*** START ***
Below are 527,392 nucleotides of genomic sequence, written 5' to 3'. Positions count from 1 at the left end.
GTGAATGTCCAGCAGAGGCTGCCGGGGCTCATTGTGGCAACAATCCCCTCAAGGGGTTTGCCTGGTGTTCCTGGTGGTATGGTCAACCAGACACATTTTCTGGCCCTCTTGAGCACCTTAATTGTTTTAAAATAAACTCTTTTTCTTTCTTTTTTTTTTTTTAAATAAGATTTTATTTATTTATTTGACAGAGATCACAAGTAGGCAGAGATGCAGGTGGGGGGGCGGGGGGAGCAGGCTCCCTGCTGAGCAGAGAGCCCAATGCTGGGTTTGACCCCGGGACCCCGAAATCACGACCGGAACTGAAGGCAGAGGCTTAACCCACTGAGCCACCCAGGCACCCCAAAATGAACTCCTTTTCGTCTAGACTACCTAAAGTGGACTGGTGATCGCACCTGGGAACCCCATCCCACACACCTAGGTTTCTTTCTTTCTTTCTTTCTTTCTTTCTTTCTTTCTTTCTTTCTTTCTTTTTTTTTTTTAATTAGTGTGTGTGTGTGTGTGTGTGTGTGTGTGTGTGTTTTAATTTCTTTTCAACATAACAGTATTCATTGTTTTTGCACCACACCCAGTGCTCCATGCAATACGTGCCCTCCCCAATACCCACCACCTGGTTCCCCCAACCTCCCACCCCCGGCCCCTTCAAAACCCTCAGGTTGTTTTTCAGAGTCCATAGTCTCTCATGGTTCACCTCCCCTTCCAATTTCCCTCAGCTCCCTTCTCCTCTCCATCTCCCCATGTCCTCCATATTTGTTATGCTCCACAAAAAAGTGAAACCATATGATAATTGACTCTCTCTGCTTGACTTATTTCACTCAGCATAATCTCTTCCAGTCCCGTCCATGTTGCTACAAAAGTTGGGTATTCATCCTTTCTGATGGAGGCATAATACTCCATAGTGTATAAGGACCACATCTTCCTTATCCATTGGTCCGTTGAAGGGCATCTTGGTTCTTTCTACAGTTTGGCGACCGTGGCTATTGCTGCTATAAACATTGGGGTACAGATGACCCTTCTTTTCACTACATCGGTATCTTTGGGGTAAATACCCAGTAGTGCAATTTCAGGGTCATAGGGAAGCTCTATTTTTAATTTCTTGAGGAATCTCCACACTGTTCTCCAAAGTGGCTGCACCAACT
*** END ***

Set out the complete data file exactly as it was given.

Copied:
Below are 527,392 nucleotides of genomic sequence, written 5' to 3'. Positions count from 1 at the left end.
GTGAATGTCCAGCAGAGGCTGCCGGGGCTCATTGTGGCAACAATCCCCTCAAGGGGTTTGCCTGGTGTTCCTGGTGGTATGGTCAACCAGACACATTTTCTGGCCCTCTTGAGCACCTTAATTGTTTTAAAATAAACTCTTTTTCTTTCTTTTTTTTTTTTTAAATAAGATTTTATTTATTTATTTGACAGAGATCACAAGTAGGCAGAGATGCAGGTGGGGGGGCGGGGGGAGCAGGCTCCCTGCTGAGCAGAGAGCCCAATGCTGGGTTTGACCCCGGGACCCCGAAATCACGACCGGAACTGAAGGCAGAGGCTTAACCCACTGAGCCACCCAGGCACCCCAAAATGAACTCCTTTTCGTCTAGACTACCTAAAGTGGACTGGTGATCGCACCTGGGAACCCCATCCCACACACCTAGGTTTCTTTCTTTCTTTCTTTCTTTCTTTCTTTCTTTCTTTCTTTCTTTCTTTTTTTTTTTTAATTAGTGTGTGTGTGTGTGTGTGTGTGTGTGTGTGTGTTTTAATTTCTTTTCAACATAACAGTATTCATTGTTTTTGCACCACACCCAGTGCTCCATGCAATACGTGCCCTCCCCAATACCCACCACCTGGTTCCCCCAACCTCCCACCCCCGGCCCCTTCAAAACCCTCAGGTTGTTTTTCAGAGTCCATAGTCTCTCATGGTTCACCTCCCCTTCCAATTTCCCTCAGCTCCCTTCTCCTCTCCATCTCCCCATGTCCTCCATATTTGTTATGCTCCACAAAAAAGTGAAACCATATGATAATTGACTCTCTCTGCTTGACTTATTTCACTCAGCATAATCTCTTCCAGTCCCGTCCATGTTGCTACAAAAGTTGGGTATTCATCCTTTCTGATGGAGGCATAATACTCCATAGTGTATAAGGACCACATCTTCCTTATCCATTGGTCCGTTGAAGGGCATCTTGGTTCTTTCTACAGTTTGGCGACCGTGGCTATTGCTGCTATAAACATTGGGGTACAGATGACCCTTCTTTTCACTACATCGGTATCTTTGGGGTAAATACCCAGTAGTGCAATTTCAGGGTCATAGGGAAGCTCTATTTTTAATTTCTTGAGGAATCTCCACACTGTTCTCCAAAGTGGCTGCACCAACT